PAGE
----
The natural world depends on the flow of energy and the transformation of matter. How does that reveal itself in how mountains form, the greenhouse effect, wave propagation, and in how humans use energy for transportation? Building on the skills of inquiry and scientific method emphasized in the grade 9 Principles of Scientific Inquiry course, students explore thematic topics in chemistry, physics, and biology. Foundational scientific concepts are presented in the context of everyday phenomena and observable examples from the world around us. We start with the theme of mountaineering, where students learn about plate tectonics, atmospheric dynamics, gas laws, and investigate why the human body cannot survive at high elevation. In the second thematic unit students come back to sea level, exploring the theme of waves, focusing on the energy of sound and light, then shifting to examining the fundamentals of chemical reactions and the chemistry of ocean water. Students will also investigate our local environment and issues facing marine life, from ocean acidification to plastic pollution. The concluding unit focuses on engines and the mechanics of transportation. Students learn about rocketry, the physics of motion and propulsion, gravity, and orbital mechanics. Students complete their experience with work on a collaborative project to simulate a mission to Mars. Throughout the course, students conduct formal laboratory investigations and activities in class, and engage in research projects.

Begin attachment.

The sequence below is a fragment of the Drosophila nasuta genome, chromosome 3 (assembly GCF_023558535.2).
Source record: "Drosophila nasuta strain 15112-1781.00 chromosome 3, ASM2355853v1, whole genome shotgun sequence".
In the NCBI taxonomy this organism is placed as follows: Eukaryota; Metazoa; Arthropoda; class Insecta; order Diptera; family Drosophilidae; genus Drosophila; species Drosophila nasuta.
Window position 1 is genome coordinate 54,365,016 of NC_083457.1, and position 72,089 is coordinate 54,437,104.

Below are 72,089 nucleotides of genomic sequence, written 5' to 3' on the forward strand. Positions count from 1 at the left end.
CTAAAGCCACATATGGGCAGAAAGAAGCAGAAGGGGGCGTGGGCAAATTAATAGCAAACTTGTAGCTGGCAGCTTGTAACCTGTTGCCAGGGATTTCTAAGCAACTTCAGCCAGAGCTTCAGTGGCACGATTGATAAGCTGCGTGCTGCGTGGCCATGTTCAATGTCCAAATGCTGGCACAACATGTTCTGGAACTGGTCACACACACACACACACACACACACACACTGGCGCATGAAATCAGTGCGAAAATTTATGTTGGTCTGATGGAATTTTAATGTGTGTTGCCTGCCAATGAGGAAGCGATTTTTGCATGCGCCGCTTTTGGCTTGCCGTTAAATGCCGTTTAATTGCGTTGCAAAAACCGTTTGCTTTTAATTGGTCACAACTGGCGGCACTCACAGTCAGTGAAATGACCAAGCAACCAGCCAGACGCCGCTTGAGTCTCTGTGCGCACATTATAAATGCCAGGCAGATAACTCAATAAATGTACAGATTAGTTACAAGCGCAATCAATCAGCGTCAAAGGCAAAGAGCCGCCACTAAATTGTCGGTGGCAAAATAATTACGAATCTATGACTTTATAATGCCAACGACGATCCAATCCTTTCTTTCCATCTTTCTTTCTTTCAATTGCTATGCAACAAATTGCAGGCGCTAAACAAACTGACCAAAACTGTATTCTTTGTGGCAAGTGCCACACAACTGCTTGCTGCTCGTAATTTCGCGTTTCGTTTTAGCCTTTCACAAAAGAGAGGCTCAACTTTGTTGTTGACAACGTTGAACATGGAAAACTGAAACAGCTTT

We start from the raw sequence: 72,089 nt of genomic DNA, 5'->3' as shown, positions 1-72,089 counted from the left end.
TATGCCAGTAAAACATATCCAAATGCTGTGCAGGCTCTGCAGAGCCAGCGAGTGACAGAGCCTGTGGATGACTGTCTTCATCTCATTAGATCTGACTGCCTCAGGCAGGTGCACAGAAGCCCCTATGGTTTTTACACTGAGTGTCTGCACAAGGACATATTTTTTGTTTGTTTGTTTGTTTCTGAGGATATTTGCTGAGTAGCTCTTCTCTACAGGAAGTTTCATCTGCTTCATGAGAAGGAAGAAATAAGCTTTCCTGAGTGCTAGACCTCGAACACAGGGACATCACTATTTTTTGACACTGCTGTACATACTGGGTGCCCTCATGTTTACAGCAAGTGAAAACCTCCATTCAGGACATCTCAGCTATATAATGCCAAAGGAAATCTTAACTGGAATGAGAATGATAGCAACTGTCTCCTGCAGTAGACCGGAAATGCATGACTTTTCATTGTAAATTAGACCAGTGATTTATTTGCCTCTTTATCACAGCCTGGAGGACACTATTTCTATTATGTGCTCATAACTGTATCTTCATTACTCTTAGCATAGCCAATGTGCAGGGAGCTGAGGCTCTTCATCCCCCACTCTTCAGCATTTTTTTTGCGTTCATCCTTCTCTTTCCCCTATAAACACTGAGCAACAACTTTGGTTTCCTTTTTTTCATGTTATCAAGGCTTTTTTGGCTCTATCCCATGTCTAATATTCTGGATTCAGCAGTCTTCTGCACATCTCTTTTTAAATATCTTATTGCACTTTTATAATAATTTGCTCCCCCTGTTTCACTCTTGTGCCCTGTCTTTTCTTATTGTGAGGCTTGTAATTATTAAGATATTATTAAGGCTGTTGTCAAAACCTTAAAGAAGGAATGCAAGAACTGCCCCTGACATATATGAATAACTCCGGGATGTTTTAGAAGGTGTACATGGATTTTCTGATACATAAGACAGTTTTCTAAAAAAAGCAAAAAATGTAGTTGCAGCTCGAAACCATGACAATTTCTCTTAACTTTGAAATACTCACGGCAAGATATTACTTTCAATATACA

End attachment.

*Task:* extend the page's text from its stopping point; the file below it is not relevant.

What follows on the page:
The honors sections follow the same sequence, but require deeper analysis of chemistry and physics, including computational problems in areas of stoichiometry, titration and gravitational forces. Placement in Science 2 Honors is determined by the Principles of Scientific Inquiry instructors and the science department head.